It is important to distinguish between the economics concept of market failure, and the business management result of a marketing failure. In marketing management literature a marketing failure implies that a firm has made a poor judgement in its marketing strategy, or that marketers have failed to understand that marketing should not be seen as a functional discipline but as an integrative business process. When firms fail to capture a market share due to poor marketing strategies, this can be referred to as a marketing failure. The solution too marketing failure is not in economics or sociology, but in better business management.

The verdict

So how can a development practitioner claim to assist in overcoming market failure by assisting a firm to write a business plan, or by helping a firm to find a venture partner or a new customer? Or how can a university justify developing a product for a firm using state funds in order to overcome market failure.That is just bad development practice. Even if you could somehow justify these interventions on some sub-clause somehow related to a market failure, it remains highly un-systemic and the “failure” will persist.

Recycling old ideas under new labels

I suspect that despite huge international policy pressure for development programmes to address market failure, many practitioners are simply recycling their old tools like poverty alleviation and small enterprises development under new labels.

Perhaps it is best if  you just call what you are doing marketing and business management support, then at least you can refer to a whole pile of business management books.

PS.

Bear in mind there is a whole group of people that dispute that market failures even exist (I even agree with many of their arguments), as well as many groups that believe that markets are evil and should not exist (I agree that markets ARE NOT ALWAYS the best transaction mechanism). But let us leave something for another day.

References:

CUNNINGHAM, S. 2009. The role of market failure in the utilisation of Quality Management services by the tooling industry. Ph.D Thesis, North West University,

PEARCE, D.W. 1986.  Market Failure. In Macmillan dictionary of modern economics. Pearce, D.W. (Ed.).

ROBERTS, R. & BOUDREAUX, D. 2007.  Boudreaux on market failure, government failure and the economics of antitrust regulation. In Library of Economics and Liberty – EconTalk.  Liberty Fund, Inc., Indianapolis, IN. [Web]  http://www.econtalk.org//archives/2007/10/boudreaux_on_ma.html [Date of access: 2 February 2009].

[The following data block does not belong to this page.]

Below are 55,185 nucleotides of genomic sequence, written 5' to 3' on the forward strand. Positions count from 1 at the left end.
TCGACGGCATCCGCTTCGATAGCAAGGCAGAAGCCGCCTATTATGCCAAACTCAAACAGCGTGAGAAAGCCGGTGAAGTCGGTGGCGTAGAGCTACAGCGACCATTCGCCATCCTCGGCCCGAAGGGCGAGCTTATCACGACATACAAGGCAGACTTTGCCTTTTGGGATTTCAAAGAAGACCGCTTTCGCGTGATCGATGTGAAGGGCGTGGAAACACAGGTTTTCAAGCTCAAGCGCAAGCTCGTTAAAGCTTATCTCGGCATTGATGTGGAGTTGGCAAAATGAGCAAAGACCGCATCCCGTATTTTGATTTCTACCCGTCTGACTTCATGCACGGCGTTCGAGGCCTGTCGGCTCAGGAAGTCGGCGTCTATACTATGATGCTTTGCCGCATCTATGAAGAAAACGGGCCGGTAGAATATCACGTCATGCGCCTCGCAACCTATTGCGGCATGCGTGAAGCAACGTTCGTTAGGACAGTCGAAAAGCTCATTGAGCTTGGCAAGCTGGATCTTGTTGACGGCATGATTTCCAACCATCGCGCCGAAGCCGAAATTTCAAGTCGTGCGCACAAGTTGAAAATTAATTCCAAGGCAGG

SAMUELSON, P.A. & NORDHAUS, W.D. 1992.  Economics. 14th ed. New York, NY: McGraw-Hill.

Rediscovering things I once knew: 4 types of innovation

I am in the process of preparing for an intensive appraisal of several sectoral innovation systems around a University of Technology in South Africa. While reading up on my old notes I discovered something written a long time ago by the late Christopher Freeman in 1987. I thought it a good idea to share this with my readers.

According to Freeman, four types of innovation can be distinguished:

  • everyday, “incremental” technological change in small steps – an improvement in a production process, an improved product, a new service. It is this type of innovation that ensures that the productivity of firms will grow. Yet it does have inherent limits: even continuous improvements were, for instance, unable to prevent the replacement of sailing ships by steam ships;
  • technological breaks due to radical innovations, which alter the course of development of an entire industry – the introduction of the zipper, nuclear technology, or electronic word-processing systems are examples;
  • changes in a technical system that affect more than one industry; one example is the success of plastics;
  • changes in a techno-economic paradigm – new technologies prevail throughout entire societies, new industries emerge, old industries lose significance, conventional organizational patterns are invalidated. This type proceeds from the long-wave theory.

This is an important reminder that I have to design my process to be sensitive to these different kinds of change within technological systems!